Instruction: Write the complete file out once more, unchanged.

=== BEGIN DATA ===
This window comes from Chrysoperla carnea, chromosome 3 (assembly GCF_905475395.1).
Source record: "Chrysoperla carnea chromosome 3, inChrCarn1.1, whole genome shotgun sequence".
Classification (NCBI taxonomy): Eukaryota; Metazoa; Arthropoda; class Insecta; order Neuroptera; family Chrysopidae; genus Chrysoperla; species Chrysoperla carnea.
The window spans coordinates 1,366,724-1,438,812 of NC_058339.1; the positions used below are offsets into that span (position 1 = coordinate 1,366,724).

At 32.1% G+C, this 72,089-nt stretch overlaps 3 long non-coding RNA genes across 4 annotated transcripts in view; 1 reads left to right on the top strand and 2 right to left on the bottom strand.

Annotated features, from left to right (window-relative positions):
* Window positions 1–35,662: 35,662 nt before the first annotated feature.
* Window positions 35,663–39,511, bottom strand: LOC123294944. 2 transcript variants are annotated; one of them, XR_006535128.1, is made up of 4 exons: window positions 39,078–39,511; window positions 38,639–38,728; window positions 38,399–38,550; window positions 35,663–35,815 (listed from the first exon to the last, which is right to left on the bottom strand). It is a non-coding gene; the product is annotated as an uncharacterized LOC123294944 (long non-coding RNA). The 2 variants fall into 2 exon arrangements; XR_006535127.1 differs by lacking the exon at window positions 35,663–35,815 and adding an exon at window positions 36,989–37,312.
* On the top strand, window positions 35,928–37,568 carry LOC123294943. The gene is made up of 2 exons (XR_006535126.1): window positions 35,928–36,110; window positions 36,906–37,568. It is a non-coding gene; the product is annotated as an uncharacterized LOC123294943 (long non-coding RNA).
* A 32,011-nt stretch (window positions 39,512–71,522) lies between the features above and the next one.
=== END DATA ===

This window comes from Chrysoperla carnea, chromosome 3 (assembly GCF_905475395.1).
Source record: "Chrysoperla carnea chromosome 3, inChrCarn1.1, whole genome shotgun sequence".
Classification (NCBI taxonomy): Eukaryota; Metazoa; Arthropoda; class Insecta; order Neuroptera; family Chrysopidae; genus Chrysoperla; species Chrysoperla carnea.
The window spans coordinates 1,366,724-1,438,812 of NC_058339.1; the positions used below are offsets into that span (position 1 = coordinate 1,366,724).

At 32.1% G+C, this 72,089-nt stretch overlaps 3 long non-coding RNA genes across 4 annotated transcripts in view; 1 reads left to right on the top strand and 2 right to left on the bottom strand.

Annotated features, from left to right (window-relative positions):
* Window positions 1–35,662: 35,662 nt before the first annotated feature.
* Window positions 35,663–39,511, bottom strand: LOC123294944. 2 transcript variants are annotated; one of them, XR_006535128.1, is made up of 4 exons: window positions 39,078–39,511; window positions 38,639–38,728; window positions 38,399–38,550; window positions 35,663–35,815 (listed from the first exon to the last, which is right to left on the bottom strand). It is a non-coding gene; the product is annotated as an uncharacterized LOC123294944 (long non-coding RNA). The 2 variants fall into 2 exon arrangements; XR_006535127.1 differs by lacking the exon at window positions 35,663–35,815 and adding an exon at window positions 36,989–37,312.
* On the top strand, window positions 35,928–37,568 carry LOC123294943. The gene is made up of 2 exons (XR_006535126.1): window positions 35,928–36,110; window positions 36,906–37,568. It is a non-coding gene; the product is annotated as an uncharacterized LOC123294943 (long non-coding RNA).
* A 32,011-nt stretch (window positions 39,512–71,522) lies between the features above and the next one.